Here's Kurger Bing:




I know they say you are what you eat, but this was pushing it.

Is Saturday Morning really dead?

Over the last 22 years, the networks have slowly killed off the traditional business model for Saturday morning television, such that when the new season starts in September, only 1 broadcast network---NBC---will actually be airing animated fare, and NBC was the one that abandoned cartoons all the way back in 1992.

For first-run animated fare, kids are turning more and more to cable television. Nickelodeon, however, can't be trusted, since a lot of the time they schedule marathons willy-nilly of certain shows that to them are still "hot" with viewers (i..e. Spongebob Squarepants). Disney Channel & DisneyXD don't use Saturday mornings for a lot of premieres, either, mostly using reruns of shows that get played to death during the week. One wonders why Disney refused to repurpose shows like Suite Life On Deck (to succeed Suite Life of Zack & Cody) or Brandy & Mr. Whiskers or any other series that conceivably could've fit the FCC's E/I mandates over the last decade. They simply didn't see the need.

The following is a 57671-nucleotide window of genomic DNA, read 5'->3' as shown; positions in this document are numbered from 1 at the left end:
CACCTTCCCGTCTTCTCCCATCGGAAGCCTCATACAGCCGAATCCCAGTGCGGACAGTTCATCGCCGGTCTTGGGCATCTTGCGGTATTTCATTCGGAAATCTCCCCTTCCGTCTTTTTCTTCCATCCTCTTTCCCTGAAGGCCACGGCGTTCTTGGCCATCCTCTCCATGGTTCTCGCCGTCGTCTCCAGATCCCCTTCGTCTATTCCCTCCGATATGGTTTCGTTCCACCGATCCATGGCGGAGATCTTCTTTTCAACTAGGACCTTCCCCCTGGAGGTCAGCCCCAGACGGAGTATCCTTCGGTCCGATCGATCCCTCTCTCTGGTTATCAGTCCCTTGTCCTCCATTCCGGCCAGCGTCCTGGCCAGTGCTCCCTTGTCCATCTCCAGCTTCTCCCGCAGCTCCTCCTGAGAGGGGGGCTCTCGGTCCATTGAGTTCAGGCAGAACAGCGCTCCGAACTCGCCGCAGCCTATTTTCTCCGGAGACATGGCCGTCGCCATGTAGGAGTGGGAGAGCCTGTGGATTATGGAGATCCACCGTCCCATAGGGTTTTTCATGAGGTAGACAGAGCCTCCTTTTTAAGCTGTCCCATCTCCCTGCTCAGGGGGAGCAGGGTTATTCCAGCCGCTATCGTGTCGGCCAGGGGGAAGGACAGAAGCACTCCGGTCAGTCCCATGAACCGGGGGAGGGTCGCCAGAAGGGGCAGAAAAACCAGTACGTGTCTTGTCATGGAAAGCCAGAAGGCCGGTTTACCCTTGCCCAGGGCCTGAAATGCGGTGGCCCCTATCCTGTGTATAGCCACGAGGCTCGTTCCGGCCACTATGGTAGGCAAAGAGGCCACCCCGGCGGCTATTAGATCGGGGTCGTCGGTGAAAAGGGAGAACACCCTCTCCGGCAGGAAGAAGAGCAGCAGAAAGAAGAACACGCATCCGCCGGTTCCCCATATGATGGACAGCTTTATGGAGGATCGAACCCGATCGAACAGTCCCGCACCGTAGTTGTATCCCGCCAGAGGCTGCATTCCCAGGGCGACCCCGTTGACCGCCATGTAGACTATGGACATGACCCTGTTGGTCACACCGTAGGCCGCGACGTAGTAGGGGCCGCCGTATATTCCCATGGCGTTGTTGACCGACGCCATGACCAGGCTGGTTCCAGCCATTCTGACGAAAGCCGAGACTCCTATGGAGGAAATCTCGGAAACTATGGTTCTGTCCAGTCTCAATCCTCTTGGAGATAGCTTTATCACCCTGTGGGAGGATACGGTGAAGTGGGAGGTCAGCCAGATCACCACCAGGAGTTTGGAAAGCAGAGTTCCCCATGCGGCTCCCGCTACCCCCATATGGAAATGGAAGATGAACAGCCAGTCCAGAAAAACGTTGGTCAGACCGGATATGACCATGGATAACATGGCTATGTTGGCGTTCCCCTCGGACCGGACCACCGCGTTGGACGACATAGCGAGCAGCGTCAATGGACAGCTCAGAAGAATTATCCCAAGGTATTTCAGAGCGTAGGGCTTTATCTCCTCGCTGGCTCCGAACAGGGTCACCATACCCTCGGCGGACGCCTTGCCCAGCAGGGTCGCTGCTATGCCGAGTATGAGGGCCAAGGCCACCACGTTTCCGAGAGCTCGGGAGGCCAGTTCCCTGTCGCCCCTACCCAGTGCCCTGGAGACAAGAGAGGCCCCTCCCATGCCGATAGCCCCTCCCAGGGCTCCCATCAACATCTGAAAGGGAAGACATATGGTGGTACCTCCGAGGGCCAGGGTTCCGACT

Cartoon Network let DC Nation die a slow death due to then-programming head Stuart Snyder's decision to put more emphasis on lame comedy. Not all the comedy shows CN has are legitimately funny. One that was, The Tom & Jerry Show, is burning off the remaining episodes on weekdays this month, meaning it got a quick hook when ratings didn't exactly set the world on fire. The fact that this was running premieres on Wednesday afternoons instead of Saturday mornings, where the legendary duo were a proven commodity, proves that the programming remains an issue that new president Christina Miller needs to address, preferably yesterday.